The problem, if you ask me, began well before the coups of 1966. It began when the British colonial masters joined hitherto independent peoples with different worldviews for their interest. In the real sense, that is not unusual. Many countries of the world started life that way.
What made Nigeria’s case tragic was that our peoples who grew up under the colonial ambit and eventually decided the fate of the new state did three unfortunate things:
those of them, like Nnamdi Azikiwe, who campaigned for a united Nigeria, had little regard for fundamental differences. In the name of all that is reasonable, why would Azikiwe, a learned man who studied and lectured in USA, promote unitary system for a multi-ethnic Nigeria?
Those of them, like Sir Ahmadu Bello and Abubakar Tafawa Balewa, were so fixed on an insular North (dominated by the largely Muslim Hausa and Fulani whose antecedents went back to the sword-wielding jihadist, Uthman Dan Fodio) that they failed to realize that this was a new order. Either they go with other groups as equals and also modernize for the new world colonialism had brought them into or they go alone as a feudal state. No group, in spite of British support for the fedualists, would long submit to their over-lordship. To be fair, they saw the new order as a threat and survival mode kicked in, even if it meant swallowing others.
Those of them, like Chief Awolowo, who clearly saw Nigeria’s disparate nature but could not summon sufficient political capital to overcome the divisive tendencies. It is to this group’s eternal discredit that they had the greatest achievement quota and potentials such as free education programme but their politics still projected the ‘us’ and ‘them’ psyche.
So they laid the foundation and the building collapsed.
If the January coup had succeeded would the war have been avoided? Maybe, but I doubt. The British and Northern elite rattled by the radical soldiers would have gone to extreme lengths to get rid of an Awolowo-led government, and the Yoruba would not take a second beating so soon after the Akintola debacle. Do not forget Ifeajuna and Co. wanted to free Awo and put him in charge. Be that as it may, the coup failed and Ironsi came to power. Did he stand a chance of putting back humpty-dumpty? Anyone can blame Decree 34 and the non-execution of the plotters but from day one, Ironsi’s presence at the State House was a threat to certain interests. The general himself was a political illiterate.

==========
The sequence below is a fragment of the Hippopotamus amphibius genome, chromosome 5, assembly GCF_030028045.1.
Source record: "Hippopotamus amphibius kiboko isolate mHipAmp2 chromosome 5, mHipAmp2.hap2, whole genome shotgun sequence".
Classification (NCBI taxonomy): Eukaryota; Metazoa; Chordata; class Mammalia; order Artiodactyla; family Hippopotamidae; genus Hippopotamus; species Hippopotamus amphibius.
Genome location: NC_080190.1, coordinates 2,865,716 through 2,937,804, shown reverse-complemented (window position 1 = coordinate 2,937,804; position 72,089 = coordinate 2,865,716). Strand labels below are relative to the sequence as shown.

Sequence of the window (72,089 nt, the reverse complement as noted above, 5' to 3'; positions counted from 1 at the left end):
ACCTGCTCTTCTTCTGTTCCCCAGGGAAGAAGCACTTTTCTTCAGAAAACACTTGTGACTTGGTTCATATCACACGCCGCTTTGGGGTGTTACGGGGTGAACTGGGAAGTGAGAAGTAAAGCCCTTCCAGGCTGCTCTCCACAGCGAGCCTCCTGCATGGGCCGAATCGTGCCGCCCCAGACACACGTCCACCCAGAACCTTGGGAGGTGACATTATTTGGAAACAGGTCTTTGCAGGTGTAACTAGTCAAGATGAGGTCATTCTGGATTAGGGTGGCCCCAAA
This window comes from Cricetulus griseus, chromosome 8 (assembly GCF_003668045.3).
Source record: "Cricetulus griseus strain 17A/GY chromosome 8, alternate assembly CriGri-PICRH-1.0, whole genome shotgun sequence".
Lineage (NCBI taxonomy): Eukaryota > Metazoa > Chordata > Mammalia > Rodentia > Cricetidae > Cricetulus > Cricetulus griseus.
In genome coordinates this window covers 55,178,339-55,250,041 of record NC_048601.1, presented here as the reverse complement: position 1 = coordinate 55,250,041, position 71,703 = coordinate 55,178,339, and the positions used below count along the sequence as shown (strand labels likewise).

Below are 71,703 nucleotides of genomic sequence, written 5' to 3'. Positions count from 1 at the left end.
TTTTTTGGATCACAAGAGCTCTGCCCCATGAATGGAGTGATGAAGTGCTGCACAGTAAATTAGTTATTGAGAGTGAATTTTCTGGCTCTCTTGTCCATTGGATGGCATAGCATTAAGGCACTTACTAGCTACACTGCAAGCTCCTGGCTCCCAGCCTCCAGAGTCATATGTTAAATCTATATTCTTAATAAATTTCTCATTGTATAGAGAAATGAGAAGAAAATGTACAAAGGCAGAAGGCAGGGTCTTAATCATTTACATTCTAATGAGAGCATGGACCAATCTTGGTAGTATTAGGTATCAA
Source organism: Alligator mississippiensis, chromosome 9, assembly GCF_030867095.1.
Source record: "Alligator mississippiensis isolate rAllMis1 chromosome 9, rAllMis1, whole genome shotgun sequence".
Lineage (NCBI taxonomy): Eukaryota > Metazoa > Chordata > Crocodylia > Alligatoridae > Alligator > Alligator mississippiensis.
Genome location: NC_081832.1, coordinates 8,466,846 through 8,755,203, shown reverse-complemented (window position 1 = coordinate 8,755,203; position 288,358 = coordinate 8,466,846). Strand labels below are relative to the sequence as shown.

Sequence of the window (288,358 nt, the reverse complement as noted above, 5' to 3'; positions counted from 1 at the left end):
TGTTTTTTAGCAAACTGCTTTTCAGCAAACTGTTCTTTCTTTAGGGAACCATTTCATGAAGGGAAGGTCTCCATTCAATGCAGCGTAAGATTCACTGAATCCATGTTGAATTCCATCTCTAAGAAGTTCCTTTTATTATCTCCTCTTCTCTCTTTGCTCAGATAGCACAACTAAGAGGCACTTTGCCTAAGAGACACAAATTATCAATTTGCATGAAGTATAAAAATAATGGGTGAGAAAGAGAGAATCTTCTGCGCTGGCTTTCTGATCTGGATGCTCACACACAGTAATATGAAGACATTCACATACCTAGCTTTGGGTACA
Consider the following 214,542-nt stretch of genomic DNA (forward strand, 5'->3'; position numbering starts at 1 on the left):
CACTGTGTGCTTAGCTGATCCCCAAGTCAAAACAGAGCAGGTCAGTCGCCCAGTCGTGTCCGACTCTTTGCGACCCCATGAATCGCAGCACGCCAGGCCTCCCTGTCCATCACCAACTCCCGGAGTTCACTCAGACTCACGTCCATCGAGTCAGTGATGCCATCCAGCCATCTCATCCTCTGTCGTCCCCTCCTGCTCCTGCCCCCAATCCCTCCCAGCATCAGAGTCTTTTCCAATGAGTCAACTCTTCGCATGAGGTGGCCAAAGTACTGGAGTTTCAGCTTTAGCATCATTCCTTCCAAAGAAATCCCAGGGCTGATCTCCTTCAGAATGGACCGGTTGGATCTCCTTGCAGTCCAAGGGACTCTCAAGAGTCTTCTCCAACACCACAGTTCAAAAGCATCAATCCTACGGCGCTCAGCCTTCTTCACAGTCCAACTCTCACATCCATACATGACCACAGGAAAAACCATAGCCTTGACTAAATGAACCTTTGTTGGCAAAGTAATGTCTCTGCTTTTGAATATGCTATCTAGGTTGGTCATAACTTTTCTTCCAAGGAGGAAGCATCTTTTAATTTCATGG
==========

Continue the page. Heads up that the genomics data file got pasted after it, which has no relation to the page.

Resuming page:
Accuse Colonel Odumegwu-Ojukwu of seeking a personal kingdom and going all out to achieve it. Accuse Colonel Gowon of doing nothing to stop the 1966 massacres, selling out on the Aburi agreements and being a pawn of the Northern Establishment. But the story is far deeper than that. The records are there: Ojukwu called for peace following the first wave of massacres in May 1966 AND PERSUADED HIS PEOPLE WHO FLED OTHER PARTS OF NIGERIA TO RETURN HOME.HE HELD OUT IN DECLARING BIAFRA TILL IT WAS VIRTUALLY IMPOSSIBLE. AS FOR GOWON, HE WAS LOCKED IN A POWER STRUGGLE THAT BEGAN RIGHT FROM WHEN THE JULY COUP OCCURRED TILL HIS ARCH-RIVAL, MURTALA MUHAMMED, TOOK OVER. The Aburi agreements threatened the Nigerian power base, as seen by Gowon’s advisers and masters. But it might have ensured peace.
Finally, if Nigeria must avoid another war, then the entity must be redefined. Nigeria’s current federation is a joke. It encourages seeds of discontent that can blossom into a war. What is wrong with a union of autonomous units controlling their resources, largely self-governing and deciding their affairs yet contributing con-sensually agreed aspects to the centre? Call it a confederation, if you like. But it is better than another war.
Henry Chukwuemeka Onyema is a Lagos-based writer, historian and teacher. Email: [email protected]
SOURCE :The Nigerian Voice (opinions)